On April 26, 2021, the U.S. Census Bureau delivered apportionment counts and on December 28, 2021 the Virginia Supreme Court unanimously approved new congressional and state legislative maps. Virginia General Assembly members are required to live in the districts they serve or are running to represent. Legislators have to prove their residency in the new districts in order to qualify as valid candidates. The Virginia Constitution states that any delegate or senator who moves out of their current district to run in a new one automatically forfeits the office they hold. "A senator or delegate who moves his residence from the district for which he is elected shall thereby vacate his office."

House of Delegates

The Virginia House of Delegates consists of 100 members who each represent approximately 86,000 Virginians. Delegates serve two-year terms. All 100 seats will be on the ballot in November 2023. Representation from that election begins January, 2024.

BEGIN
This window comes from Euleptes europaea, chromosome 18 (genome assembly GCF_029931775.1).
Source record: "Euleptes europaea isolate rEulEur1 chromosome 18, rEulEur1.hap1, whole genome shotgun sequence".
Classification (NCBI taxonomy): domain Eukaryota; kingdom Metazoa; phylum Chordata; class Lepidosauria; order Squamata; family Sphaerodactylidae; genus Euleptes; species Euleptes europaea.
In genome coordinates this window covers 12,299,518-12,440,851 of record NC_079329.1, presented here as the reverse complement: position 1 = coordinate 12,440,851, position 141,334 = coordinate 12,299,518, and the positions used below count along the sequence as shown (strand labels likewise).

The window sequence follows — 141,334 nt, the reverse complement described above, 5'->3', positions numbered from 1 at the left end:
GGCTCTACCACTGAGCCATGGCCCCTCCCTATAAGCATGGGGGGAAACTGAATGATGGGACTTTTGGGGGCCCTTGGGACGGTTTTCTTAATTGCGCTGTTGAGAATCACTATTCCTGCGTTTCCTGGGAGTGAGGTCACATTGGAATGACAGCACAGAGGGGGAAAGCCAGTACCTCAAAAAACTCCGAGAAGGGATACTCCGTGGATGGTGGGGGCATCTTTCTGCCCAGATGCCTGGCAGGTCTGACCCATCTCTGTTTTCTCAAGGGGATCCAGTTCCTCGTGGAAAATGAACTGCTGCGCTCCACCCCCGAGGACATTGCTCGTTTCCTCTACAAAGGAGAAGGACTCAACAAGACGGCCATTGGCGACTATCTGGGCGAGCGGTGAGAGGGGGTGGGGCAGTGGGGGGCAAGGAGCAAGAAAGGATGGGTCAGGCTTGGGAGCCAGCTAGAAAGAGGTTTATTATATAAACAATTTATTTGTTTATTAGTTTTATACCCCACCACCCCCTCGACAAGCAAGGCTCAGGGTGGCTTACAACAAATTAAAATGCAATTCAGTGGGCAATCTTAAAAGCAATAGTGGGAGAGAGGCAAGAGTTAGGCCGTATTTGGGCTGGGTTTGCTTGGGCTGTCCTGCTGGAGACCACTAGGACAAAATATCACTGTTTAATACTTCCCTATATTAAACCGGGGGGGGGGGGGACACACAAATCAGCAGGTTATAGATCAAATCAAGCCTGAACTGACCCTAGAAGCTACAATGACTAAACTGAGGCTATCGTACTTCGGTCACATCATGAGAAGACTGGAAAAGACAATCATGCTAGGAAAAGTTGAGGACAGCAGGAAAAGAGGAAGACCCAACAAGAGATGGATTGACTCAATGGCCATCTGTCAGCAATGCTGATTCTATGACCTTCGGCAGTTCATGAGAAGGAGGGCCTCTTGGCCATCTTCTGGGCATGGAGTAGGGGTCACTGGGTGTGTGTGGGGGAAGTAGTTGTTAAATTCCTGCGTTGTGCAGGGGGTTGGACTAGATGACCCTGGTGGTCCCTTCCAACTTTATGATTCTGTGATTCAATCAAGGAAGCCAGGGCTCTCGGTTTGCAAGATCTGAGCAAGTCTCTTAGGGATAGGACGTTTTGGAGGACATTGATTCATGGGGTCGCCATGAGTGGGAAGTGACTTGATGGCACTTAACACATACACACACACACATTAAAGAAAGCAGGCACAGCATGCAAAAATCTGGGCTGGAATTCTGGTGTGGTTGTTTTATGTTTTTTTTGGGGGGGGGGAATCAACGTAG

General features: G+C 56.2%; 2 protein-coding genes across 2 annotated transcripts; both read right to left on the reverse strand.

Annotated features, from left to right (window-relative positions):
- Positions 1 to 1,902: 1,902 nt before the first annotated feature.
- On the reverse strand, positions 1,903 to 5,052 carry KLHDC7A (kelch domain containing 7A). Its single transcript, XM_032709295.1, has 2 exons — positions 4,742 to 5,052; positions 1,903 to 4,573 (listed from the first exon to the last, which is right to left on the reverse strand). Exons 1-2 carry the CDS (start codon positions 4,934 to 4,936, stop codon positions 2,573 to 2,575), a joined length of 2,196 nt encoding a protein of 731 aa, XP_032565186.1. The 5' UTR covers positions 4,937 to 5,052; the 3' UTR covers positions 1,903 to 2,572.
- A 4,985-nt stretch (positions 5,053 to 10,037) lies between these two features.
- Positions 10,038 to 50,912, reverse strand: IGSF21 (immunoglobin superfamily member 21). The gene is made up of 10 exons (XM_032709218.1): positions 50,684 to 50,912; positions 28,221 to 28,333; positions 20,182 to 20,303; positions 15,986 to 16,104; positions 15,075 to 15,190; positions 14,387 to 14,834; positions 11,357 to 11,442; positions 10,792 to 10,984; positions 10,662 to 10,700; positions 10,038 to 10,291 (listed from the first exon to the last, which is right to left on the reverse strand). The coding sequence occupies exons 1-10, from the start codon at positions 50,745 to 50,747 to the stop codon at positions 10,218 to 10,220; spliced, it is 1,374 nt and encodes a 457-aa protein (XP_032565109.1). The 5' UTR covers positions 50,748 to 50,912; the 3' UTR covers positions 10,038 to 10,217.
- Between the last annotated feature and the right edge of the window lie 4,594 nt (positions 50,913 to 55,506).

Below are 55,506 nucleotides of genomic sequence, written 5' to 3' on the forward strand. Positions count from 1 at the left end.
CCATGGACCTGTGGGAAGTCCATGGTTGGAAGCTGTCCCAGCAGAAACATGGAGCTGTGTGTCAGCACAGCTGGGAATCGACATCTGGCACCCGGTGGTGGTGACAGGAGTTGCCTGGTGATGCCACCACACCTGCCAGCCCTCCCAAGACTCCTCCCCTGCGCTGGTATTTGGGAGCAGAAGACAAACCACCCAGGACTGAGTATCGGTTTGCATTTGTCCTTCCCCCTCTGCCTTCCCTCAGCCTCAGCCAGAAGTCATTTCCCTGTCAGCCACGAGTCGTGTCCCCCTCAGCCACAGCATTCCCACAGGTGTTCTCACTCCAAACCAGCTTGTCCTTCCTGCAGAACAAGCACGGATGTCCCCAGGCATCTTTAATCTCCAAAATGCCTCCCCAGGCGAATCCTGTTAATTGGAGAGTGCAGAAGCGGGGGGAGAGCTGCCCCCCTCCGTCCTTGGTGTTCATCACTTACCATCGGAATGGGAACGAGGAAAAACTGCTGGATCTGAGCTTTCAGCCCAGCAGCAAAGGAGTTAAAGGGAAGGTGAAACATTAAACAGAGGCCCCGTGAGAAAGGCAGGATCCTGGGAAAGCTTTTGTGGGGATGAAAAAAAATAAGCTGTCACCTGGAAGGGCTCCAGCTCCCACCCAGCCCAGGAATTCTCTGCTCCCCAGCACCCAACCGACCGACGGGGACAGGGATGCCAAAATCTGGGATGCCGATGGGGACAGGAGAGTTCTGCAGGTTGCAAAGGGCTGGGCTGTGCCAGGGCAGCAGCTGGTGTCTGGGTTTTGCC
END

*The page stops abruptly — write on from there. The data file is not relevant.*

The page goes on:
District: 54

  • Incumbent : No incumbent lives in or is running in the district, which was redrawn in 2022.
Locality (following the 2021 redistricting) Voters Share of District
City of Charlottesville 38,880 52.64%
Albemarle County (partial) 34,974 47.36%

District: 55

Locality (following the 2021 redistricting) Voters Share of District
Albemarle County (partial) 54,571 82.45%
Louisa County (partial) 7,422 11.21%
Nelson County (partial) 4,166 6.29%
Fluvanna County (partial) 25 0.04%

Virginia State Senate

The Senate of Virginia consists of 40 members who each represent approximately 215,000 Virginians. Senators serve four-year terms. All 40 seats will be on the ballot in November 2023.

District: 10

  • Incumbent Senator: No incumbent lives in or is running in the district, which was redrawn in 2022.
  • Locality (following the 2021 redistricting): Hanover County (partial), Powhatan County, Louisa County (partial), Fluvanna County, Goochland County, Buckingham County, Appomattox County, Amelia County, Prince Edward County (partial), and Cumberland County.